Forty patients referred to the wound center for sharp debridement of a venous, arterial, or lymphedemic wound, or pressure ulcer that required more than one debriding were recruited for this study. People with diabetes were included if there was no neuropathy. People who were taking analgesics were considered if they had not used an analgesic in the 24 hours prior to their appointment.

Each participant was randomly assigned to treatment order. An RN applied the anesthetic agent to the wound using the method prescribed by the manufacturer, and covered the site with an occlusive dressing. Lidocaine remained covered for 15 minutes and EMLA for 30 minutes prior to debridement. Debriding was performed according to wound type and location, and the wound was dressed as per standard care.

Participants were asked at both appointments to rate their wound pain using a visual analog scale with a range of 0 to 10 at four points during the procedure: prior to topical anesthetic application, before debridement started, during debridement, and following debridement. They were also assessed for any complications from the cream or the procedure. Following the second debridement, they were asked if the anesthetic applied at the first debridement (T1) or the second debridement (T2) provided better pain relief.

Results:

Thirty-two participants completed the study. Forty-one percent believed LMX4 provided better pain relief than EMLA (28%). Repeated measures MANOVA revealed a significant effect of time (λ = .369, F(3,28) = 15.964, p = < .001). Mean pain rating was higher at T1 than at T2 for corresponding assessment points. Pain during debridement at T1 was statistically significantly higher than pain at any other point except during T1 admission and T2 debridement. There was also a significant effect of drug by drug order (LMX4 applied at Time 1 or EMLA applied at Time 1) (λ = .796, F(1,30) = 7.677, p = .010); those who had EMLA at T1 reported less pain at T2 with LMX4, but there was no difference for those who had LMX4 at T1.

Conclusion:

This was the first known study to compare EMLA to LMX4 for sharp debridement. We found no statistically significant difference between EMLA and LMX4 in managing pain associated with sharp wound debridement. There were, however, significant differences in pain ratings for the four points in time at which pain was assessed for both topical anesthetics, and for the topical anesthetics by the order in which they were given. Participants believed that LMX4 provided better pain relief than EMLA. Five participants experienced burning on application of EMLA, a common complication associated with this agent (Claeys et al., 2010; Evans & Gray, 2005).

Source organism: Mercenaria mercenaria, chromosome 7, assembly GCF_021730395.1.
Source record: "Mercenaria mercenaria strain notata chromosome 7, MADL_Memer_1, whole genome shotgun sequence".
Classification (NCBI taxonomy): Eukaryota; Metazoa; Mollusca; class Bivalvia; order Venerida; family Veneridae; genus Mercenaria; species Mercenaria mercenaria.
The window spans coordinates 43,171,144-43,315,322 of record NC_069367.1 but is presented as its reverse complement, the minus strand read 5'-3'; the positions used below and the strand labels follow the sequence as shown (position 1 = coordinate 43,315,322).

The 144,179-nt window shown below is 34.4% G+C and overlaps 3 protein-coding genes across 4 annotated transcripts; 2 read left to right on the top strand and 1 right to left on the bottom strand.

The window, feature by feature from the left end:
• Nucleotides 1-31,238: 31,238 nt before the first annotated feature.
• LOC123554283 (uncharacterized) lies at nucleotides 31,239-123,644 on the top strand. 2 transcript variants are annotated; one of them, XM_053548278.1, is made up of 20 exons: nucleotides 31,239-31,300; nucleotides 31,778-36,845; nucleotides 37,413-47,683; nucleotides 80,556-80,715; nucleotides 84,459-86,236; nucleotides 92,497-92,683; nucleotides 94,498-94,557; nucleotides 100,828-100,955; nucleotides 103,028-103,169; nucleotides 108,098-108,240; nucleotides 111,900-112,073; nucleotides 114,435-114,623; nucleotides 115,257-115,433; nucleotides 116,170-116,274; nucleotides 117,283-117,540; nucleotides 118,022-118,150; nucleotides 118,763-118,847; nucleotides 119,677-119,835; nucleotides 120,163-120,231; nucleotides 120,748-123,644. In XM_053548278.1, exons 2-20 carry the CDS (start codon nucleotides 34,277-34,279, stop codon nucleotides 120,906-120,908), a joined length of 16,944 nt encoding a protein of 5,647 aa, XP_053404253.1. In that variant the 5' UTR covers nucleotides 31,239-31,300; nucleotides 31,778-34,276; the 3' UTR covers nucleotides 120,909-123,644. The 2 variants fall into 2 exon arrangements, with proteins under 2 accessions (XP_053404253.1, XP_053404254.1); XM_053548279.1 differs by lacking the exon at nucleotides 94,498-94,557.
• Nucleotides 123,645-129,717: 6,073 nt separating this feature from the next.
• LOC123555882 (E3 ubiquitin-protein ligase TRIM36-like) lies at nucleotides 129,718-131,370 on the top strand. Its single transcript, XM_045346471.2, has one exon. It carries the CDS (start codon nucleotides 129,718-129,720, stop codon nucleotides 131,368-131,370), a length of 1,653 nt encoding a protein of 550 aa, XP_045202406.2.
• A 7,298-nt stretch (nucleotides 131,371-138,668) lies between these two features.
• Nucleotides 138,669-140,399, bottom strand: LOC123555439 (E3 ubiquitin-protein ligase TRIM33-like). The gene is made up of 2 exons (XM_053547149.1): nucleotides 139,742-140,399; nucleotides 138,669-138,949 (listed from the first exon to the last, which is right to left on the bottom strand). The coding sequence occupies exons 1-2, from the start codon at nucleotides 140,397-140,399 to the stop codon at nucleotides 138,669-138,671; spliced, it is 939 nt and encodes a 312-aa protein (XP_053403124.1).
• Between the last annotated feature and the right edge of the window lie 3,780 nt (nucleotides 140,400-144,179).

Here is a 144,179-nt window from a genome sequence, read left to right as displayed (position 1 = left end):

An unexpected finding was that participants who received EMLA first reported significantly lower pain during the second treatment when they were given LMX4. One possible explanation is that participants who received EMLA first, as a result of having more intense pain initially, experienced the decrease more acutely. It is also possible that the burning sensation experienced by some of the participants on application of EMLA may explain the difference.

Keywords:
Pain Management; topical anesthesia; wound debridement
Repository Posting Date:
20-Jul-2017
Date of Publication:
20-Jul-2017
Other Identifiers:
INRC17C14
Conference Date:
2017
Conference Name:
28th International Nursing Research Congress
Conference Host:
Sigma Theta Tau International
Conference Location:
Dublin, Ireland
Description:
Event Theme: Influencing Global Health Through the Advancement of Nursing Scholarship

Full metadata record

DC FieldValue Language
dc.language.isoen_USen
dc.type.categoryFull-texten
dc.formatText-based Documenten